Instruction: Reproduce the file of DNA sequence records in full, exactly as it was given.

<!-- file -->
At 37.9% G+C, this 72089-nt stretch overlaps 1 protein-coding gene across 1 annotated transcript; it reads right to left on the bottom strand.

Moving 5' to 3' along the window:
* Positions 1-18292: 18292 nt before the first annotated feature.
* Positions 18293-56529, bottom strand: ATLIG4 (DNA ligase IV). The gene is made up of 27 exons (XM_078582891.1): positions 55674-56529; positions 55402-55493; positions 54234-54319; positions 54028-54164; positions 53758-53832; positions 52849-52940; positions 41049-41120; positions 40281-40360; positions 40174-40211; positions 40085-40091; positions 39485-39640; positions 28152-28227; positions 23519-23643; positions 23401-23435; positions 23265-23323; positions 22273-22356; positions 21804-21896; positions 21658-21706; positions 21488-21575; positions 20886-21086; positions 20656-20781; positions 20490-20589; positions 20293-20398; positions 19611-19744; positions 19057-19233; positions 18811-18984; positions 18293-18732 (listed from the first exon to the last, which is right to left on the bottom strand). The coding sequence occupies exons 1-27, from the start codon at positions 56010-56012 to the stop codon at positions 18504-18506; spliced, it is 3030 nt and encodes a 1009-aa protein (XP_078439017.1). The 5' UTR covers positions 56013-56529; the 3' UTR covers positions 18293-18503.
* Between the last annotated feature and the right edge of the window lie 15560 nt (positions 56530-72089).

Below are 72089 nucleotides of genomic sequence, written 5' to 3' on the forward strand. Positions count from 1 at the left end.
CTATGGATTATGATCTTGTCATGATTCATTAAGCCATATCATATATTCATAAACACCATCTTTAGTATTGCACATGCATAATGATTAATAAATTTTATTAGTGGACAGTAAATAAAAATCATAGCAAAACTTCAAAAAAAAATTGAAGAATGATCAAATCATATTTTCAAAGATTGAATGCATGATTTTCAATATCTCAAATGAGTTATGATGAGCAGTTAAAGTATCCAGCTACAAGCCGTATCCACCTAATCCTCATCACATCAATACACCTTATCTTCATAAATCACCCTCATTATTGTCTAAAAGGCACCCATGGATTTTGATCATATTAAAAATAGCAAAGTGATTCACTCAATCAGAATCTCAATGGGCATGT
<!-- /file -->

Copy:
At 37.9% G+C, this 72089-nt stretch overlaps 1 protein-coding gene across 1 annotated transcript; it reads right to left on the bottom strand.

Moving 5' to 3' along the window:
* Positions 1-18292: 18292 nt before the first annotated feature.
* Positions 18293-56529, bottom strand: ATLIG4 (DNA ligase IV). The gene is made up of 27 exons (XM_078582891.1): positions 55674-56529; positions 55402-55493; positions 54234-54319; positions 54028-54164; positions 53758-53832; positions 52849-52940; positions 41049-41120; positions 40281-40360; positions 40174-40211; positions 40085-40091; positions 39485-39640; positions 28152-28227; positions 23519-23643; positions 23401-23435; positions 23265-23323; positions 22273-22356; positions 21804-21896; positions 21658-21706; positions 21488-21575; positions 20886-21086; positions 20656-20781; positions 20490-20589; positions 20293-20398; positions 19611-19744; positions 19057-19233; positions 18811-18984; positions 18293-18732 (listed from the first exon to the last, which is right to left on the bottom strand). The coding sequence occupies exons 1-27, from the start codon at positions 56010-56012 to the stop codon at positions 18504-18506; spliced, it is 3030 nt and encodes a 1009-aa protein (XP_078439017.1). The 5' UTR covers positions 56013-56529; the 3' UTR covers positions 18293-18503.
* Between the last annotated feature and the right edge of the window lie 15560 nt (positions 56530-72089).

Below are 72089 nucleotides of genomic sequence, written 5' to 3' on the forward strand. Positions count from 1 at the left end.
CTATGGATTATGATCTTGTCATGATTCATTAAGCCATATCATATATTCATAAACACCATCTTTAGTATTGCACATGCATAATGATTAATAAATTTTATTAGTGGACAGTAAATAAAAATCATAGCAAAACTTCAAAAAAAAATTGAAGAATGATCAAATCATATTTTCAAAGATTGAATGCATGATTTTCAATATCTCAAATGAGTTATGATGAGCAGTTAAAGTATCCAGCTACAAGCCGTATCCACCTAATCCTCATCACATCAATACACCTTATCTTCATAAATCACCCTCATTATTGTCTAAAAGGCACCCATGGATTTTGATCATATTAAAAATAGCAAAGTGATTCACTCAATCAGAATCTCAATGGGCATGT